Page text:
The election is coming: why marketers should care and how to prepare
History shows elections have a profound impact on the advertising industry and marketers need to be ready. Ben Willee explains.
There’s a federal election coming our way in early 2022. I for one am looking forward to munching on a democracy sausage or two. But it won’t all be tomato sauce and onions for adland with the Grand Final of Australian politics historically having its way with the industry.
Why is that? First and foremost, the lead up to a federal election always sees a massive injection of cash into media owners’ coffers.
The last election in May 2019 was an advertising spending bonanza. The Liberal Party forked out $14.5 million and Labor $13.3 million. Meanwhile, the biggest spender was Clive Palmer coughing up an estimated $50 to $55 million.
These figures were quite the jump considering estimates put the 2016 federal election spend at $6 million for LNP and $4.7 million for ALP.
It’d be safe to assume those numbers will increase again in 2022. But the point is the squeeze this will put on inventory. There’s only so many spots, dots and bus shelters you can stick an ad. And, if Clive has beaten you to it, you’re going to be out of luck.
The other impact of elections is a slowing of the economy and erosion of consumer confidence. Or perhaps that’s old school thinking. We used to dislike our politicians incessantly throwing mud at each other, but that’s the new normal so we may be off the hook on that one.
So, what can you do to ensure the election doesn’t mess with your 2022 strategy?
The best thing to do is figure out your media plan ASAP and lock it down. If you’re not able to do that, you have a couple of options.
Empower your agencies to make great work. I’ve seen enough models to know the single biggest variable in ad performance is creative. Good creative can deliver many times the ROI than less interesting creative. I think of it this way, it’s more of a risk to be dull. With the pollies shouting at people from every direction, being creative is an effective way to rise above the noise.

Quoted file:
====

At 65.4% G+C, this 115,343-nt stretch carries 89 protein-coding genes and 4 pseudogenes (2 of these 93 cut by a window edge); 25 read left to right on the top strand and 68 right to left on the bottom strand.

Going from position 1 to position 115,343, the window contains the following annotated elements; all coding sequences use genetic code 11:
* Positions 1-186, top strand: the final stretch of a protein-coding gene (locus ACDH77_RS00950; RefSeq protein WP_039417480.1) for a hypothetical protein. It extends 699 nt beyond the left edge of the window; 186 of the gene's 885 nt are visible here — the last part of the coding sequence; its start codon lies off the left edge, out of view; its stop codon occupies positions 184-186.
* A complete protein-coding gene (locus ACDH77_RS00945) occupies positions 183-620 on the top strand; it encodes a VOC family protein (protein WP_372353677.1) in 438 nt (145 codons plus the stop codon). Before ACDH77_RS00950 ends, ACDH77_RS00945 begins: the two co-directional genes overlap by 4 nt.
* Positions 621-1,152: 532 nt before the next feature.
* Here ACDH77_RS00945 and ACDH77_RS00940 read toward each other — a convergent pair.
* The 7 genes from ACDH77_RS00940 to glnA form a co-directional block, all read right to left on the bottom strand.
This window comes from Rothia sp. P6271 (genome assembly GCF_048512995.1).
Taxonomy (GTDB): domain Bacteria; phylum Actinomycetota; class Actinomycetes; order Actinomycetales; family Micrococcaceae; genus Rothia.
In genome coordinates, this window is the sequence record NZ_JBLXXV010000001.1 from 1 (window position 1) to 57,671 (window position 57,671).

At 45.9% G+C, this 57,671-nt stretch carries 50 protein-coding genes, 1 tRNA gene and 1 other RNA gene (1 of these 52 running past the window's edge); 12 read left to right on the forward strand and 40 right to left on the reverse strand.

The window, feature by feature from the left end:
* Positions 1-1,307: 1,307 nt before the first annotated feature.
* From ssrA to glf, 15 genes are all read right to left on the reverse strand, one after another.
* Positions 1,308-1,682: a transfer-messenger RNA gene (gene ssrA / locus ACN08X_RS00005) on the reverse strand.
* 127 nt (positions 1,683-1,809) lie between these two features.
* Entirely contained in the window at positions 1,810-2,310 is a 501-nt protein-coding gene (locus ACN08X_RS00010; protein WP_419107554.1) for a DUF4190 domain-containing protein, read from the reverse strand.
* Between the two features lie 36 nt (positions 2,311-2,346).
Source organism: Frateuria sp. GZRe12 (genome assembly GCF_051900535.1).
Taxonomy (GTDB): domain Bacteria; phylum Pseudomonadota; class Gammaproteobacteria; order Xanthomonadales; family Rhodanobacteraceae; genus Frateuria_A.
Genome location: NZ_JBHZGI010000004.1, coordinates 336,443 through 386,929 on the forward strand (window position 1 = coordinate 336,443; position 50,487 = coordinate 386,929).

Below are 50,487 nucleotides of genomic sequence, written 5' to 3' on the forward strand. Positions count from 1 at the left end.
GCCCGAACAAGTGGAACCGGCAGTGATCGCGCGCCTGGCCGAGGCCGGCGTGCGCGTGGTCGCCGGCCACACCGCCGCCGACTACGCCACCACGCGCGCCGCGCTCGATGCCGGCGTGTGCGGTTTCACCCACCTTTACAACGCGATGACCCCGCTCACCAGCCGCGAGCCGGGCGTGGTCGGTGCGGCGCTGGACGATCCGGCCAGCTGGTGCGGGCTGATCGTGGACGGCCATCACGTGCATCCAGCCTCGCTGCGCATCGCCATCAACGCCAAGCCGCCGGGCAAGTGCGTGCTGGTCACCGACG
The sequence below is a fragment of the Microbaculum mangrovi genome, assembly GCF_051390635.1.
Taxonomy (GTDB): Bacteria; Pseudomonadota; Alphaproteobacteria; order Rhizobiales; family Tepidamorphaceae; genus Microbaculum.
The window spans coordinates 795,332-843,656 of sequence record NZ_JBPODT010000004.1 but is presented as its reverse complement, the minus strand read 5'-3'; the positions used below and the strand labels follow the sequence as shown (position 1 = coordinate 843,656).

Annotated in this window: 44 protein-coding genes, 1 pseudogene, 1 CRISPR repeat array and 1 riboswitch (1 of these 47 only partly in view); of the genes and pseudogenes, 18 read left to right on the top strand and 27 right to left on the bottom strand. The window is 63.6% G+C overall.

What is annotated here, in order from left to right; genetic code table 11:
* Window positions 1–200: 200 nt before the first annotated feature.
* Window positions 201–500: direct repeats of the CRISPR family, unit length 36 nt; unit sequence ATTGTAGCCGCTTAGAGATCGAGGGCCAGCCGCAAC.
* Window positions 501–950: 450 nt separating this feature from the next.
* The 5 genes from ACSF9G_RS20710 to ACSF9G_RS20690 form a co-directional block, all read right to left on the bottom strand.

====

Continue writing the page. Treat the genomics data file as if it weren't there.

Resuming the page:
Test and learn
There has never been a better time to test and learn. It’s cheap and easy. And when you get it right, you have more tools in the toolbox for when the unexpected happens.
At the moment there are some really interesting things happening in audio. The research tells us that we are consuming the same amount, just in different ways. Anyone else say, “Hey Google, play the news headlines”? Not to mention the complete explosion of the podcast sector. Right now, there are more podcasts than botoxed reality TV contestants. Some of the botoxed reality contestants even have their own podcasts.
With audio formats currently undervalued by advertisers, it’s a great time to give it a burl. You’ll also benefit from a lack of clutter, a challenge plenty of channels will face when election advertising ramps up.
Focus on your owned media strategy
If the pending death of cookies hasn’t already scared the bejesus out of you and got you building your own database using first-party data, maybe this will. Having a treasure trove of actionable data that allows you to personalise your messages and speak to your customers via email marketing and other owned channels will give you a highly effective capability that won’t be crunched by paid inventory availability.
Build attribution/econometric models
Sounds fancy, doesn’t it? Put simply, these models use proven mathematical techniques to identify the relationship between advertising and leads/sales/awareness. It can be done relatively cheaply, in most cases for a cost of less than five per cent of your total media spend.
By improving efficiency, it would be unusual if the model didn’t pay for itself and then some. Not to mention the added credibility when you go to the boss with a range of scenarios based on delivering more with less. Think of this as your insurance policy if the election does see consumer confidence crash.
The other thing to bear in mind in an election year is the fallout for media owners in the preceding months. Following the 2016 federal election, SMI data found year-on-year agency bookings declined almost 10 percent. And you know what that means: more availability and cheaper inventory. Remember to factor that into your plans.
Regardless of who gets elected, whether it’s Scomo or Albo, if you get cracking now, you’ll be able to enjoy that democracy sausage stress free. Grab me one while you’re there.
Ben Willee is the general manager and media director of Spinach.